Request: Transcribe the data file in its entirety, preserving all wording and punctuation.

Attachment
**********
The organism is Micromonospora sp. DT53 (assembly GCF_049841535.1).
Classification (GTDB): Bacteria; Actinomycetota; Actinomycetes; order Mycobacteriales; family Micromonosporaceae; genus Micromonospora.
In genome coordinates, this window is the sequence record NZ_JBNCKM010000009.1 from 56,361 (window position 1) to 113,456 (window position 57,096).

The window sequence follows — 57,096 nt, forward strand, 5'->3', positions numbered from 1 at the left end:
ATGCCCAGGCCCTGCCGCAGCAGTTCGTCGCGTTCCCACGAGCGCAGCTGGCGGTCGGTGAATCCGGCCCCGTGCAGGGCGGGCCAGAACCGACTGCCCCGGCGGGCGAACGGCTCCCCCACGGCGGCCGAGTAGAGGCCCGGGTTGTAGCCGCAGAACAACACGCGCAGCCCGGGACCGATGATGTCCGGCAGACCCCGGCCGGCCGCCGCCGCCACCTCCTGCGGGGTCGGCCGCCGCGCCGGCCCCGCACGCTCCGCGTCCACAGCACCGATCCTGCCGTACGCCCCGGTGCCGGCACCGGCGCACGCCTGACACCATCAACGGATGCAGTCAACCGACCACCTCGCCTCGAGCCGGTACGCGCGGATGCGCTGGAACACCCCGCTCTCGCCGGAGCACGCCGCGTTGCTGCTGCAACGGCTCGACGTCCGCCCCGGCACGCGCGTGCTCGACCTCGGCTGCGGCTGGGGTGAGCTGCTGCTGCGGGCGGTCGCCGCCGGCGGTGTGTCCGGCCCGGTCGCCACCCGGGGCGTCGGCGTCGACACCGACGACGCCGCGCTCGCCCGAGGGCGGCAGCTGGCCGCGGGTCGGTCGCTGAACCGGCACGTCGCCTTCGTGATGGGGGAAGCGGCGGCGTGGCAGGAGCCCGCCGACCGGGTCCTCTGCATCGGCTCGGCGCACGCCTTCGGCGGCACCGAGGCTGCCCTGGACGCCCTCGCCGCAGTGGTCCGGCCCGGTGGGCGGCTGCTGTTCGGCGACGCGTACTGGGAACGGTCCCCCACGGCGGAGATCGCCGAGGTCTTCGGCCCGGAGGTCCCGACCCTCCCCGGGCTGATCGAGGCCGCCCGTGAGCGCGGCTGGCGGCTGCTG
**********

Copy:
The organism is Micromonospora sp. DT53 (assembly GCF_049841535.1).
Classification (GTDB): Bacteria; Actinomycetota; Actinomycetes; order Mycobacteriales; family Micromonosporaceae; genus Micromonospora.
In genome coordinates, this window is the sequence record NZ_JBNCKM010000009.1 from 56,361 (window position 1) to 113,456 (window position 57,096).

The window sequence follows — 57,096 nt, forward strand, 5'->3', positions numbered from 1 at the left end:
ATGCCCAGGCCCTGCCGCAGCAGTTCGTCGCGTTCCCACGAGCGCAGCTGGCGGTCGGTGAATCCGGCCCCGTGCAGGGCGGGCCAGAACCGACTGCCCCGGCGGGCGAACGGCTCCCCCACGGCGGCCGAGTAGAGGCCCGGGTTGTAGCCGCAGAACAACACGCGCAGCCCGGGACCGATGATGTCCGGCAGACCCCGGCCGGCCGCCGCCGCCACCTCCTGCGGGGTCGGCCGCCGCGCCGGCCCCGCACGCTCCGCGTCCACAGCACCGATCCTGCCGTACGCCCCGGTGCCGGCACCGGCGCACGCCTGACACCATCAACGGATGCAGTCAACCGACCACCTCGCCTCGAGCCGGTACGCGCGGATGCGCTGGAACACCCCGCTCTCGCCGGAGCACGCCGCGTTGCTGCTGCAACGGCTCGACGTCCGCCCCGGCACGCGCGTGCTCGACCTCGGCTGCGGCTGGGGTGAGCTGCTGCTGCGGGCGGTCGCCGCCGGCGGTGTGTCCGGCCCGGTCGCCACCCGGGGCGTCGGCGTCGACACCGACGACGCCGCGCTCGCCCGAGGGCGGCAGCTGGCCGCGGGTCGGTCGCTGAACCGGCACGTCGCCTTCGTGATGGGGGAAGCGGCGGCGTGGCAGGAGCCCGCCGACCGGGTCCTCTGCATCGGCTCGGCGCACGCCTTCGGCGGCACCGAGGCTGCCCTGGACGCCCTCGCCGCAGTGGTCCGGCCCGGTGGGCGGCTGCTGTTCGGCGACGCGTACTGGGAACGGTCCCCCACGGCGGAGATCGCCGAGGTCTTCGGCCCGGAGGTCCCGACCCTCCCCGGGCTGATCGAGGCCGCCCGTGAGCGCGGCTGGCGGCTGCTG